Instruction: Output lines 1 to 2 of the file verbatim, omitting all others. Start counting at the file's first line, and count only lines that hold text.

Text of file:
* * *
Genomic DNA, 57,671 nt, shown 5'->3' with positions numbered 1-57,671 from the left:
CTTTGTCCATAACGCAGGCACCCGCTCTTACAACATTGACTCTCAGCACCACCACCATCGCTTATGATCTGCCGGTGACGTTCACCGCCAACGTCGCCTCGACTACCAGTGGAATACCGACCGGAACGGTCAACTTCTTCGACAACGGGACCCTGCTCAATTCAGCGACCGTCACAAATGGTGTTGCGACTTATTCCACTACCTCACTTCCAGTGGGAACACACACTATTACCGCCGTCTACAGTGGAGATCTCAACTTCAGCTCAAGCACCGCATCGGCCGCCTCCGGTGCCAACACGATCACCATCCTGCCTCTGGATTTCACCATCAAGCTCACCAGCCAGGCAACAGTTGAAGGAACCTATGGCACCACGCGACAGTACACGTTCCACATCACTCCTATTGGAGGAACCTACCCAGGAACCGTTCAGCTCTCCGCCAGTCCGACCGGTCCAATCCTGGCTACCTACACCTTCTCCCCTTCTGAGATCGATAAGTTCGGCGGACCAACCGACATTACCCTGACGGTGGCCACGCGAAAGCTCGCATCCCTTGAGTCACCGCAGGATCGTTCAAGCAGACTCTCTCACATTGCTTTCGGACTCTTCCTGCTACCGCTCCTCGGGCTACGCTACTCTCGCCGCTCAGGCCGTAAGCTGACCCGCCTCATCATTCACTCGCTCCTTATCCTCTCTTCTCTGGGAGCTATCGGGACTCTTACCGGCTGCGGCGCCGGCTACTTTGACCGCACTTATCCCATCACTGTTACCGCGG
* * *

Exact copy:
Genomic DNA, 57,671 nt, shown 5'->3' with positions numbered 1-57,671 from the left:
CTTTGTCCATAACGCAGGCACCCGCTCTTACAACATTGACTCTCAGCACCACCACCATCGCTTATGATCTGCCGGTGACGTTCACCGCCAACGTCGCCTCGACTACCAGTGGAATACCGACCGGAACGGTCAACTTCTTCGACAACGGGACCCTGCTCAATTCAGCGACCGTCACAAATGGTGTTGCGACTTATTCCACTACCTCACTTCCAGTGGGAACACACACTATTACCGCCGTCTACAGTGGAGATCTCAACTTCAGCTCAAGCACCGCATCGGCCGCCTCCGGTGCCAACACGATCACCATCCTGCCTCTGGATTTCACCATCAAGCTCACCAGCCAGGCAACAGTTGAAGGAACCTATGGCACCACGCGACAGTACACGTTCCACATCACTCCTATTGGAGGAACCTACCCAGGAACCGTTCAGCTCTCCGCCAGTCCGACCGGTCCAATCCTGGCTACCTACACCTTCTCCCCTTCTGAGATCGATAAGTTCGGCGGACCAACCGACATTACCCTGACGGTGGCCACGCGAAAGCTCGCATCCCTTGAGTCACCGCAGGATCGTTCAAGCAGACTCTCTCACATTGCTTTCGGACTCTTCCTGCTACCGCTCCTCGGGCTACGCTACTCTCGCCGCTCAGGCCGTAAGCTGACCCGCCTCATCATTCACTCGCTCCTTATCCTCTCTTCTCTGGGAGCTATCGGGACTCTTACCGGCTGCGGCGCCGGCTACTTTGACCGCACTTATCCCATCACTGTTACCGCGG